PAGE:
This is one of those books that I can't remember whether I've read or not. (Rebecca is another one, crazy as that might seem.) I rather think I must have as a child but that's 60-ish years ago and life has happened in the meantime. But as I liked the first Chalet School book so much I might also enjoy this one, OAP that I am, as I suspect it will seem like a new read.

CLM said...

Tracy, I suppose the author did not want to detract from the relationship between Tolly and his grandmother and the house with extra characters. The outdoor groundskeeper-type was the descendant of previous family retainers so fit it. I suppose there would have been dailies to come to the cleaning, although I bet they didn't show up by boat during floods. I think the house must be set in fens like those in The Nine Tailors.

Cath, you would definitely like this one for its atmospheric description of the Norman manor.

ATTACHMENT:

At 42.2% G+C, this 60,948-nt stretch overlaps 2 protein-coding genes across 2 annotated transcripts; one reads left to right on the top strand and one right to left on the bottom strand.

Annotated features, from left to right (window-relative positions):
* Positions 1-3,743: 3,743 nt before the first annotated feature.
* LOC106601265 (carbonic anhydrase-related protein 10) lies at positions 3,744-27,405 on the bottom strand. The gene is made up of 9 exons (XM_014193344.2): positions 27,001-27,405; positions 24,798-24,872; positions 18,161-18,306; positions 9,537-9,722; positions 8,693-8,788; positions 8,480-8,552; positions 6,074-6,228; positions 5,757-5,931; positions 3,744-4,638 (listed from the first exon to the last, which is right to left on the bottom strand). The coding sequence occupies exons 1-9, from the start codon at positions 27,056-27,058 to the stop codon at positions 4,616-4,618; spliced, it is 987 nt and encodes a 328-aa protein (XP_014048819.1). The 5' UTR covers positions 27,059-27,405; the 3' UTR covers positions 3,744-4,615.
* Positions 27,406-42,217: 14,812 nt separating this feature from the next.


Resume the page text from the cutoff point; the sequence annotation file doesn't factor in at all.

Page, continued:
kaggsysbookishramblings said...

I loved this series of books when I was younger - so subtle, so mysterious and strange. Definitely one I would have liked to revisit this year!

Simon T - StuckinaBook said...

How have I never read this one? I'm sure I'd love it.

CLM said...

Who lives near Cambridgeshire? I want someone to accompany me to visit the Manor in June. It wouldn't be fun alone!

Lory said...

I wish I could come! I have been there once and it was wonderful.

Ms. Yingling said...

I still have the whole series, reissued in the early 2000s. Doesn't circulate much, but I haven't been able to get rid of them. I still need to see the movie!

Valinora Troy said...

I read all the Green Knowe books as a child but the one I liked best was An Enemy at Green Knowe. I think a re-read is on order, I suspect I would enjoy it more now!

Mallika@ LiteraryPotpourri said...

I am still to read these books, though I've been wanting to, but one look at the picture of that house, and I know it's a book for me. Thanks for mentioning the illustrations, I'll be sure to check when I get a copy

Deniz Bevan said...

I love this series! I came to it quite late, though. I wonder if I would have enjoyed it as much if I'd read it when younger...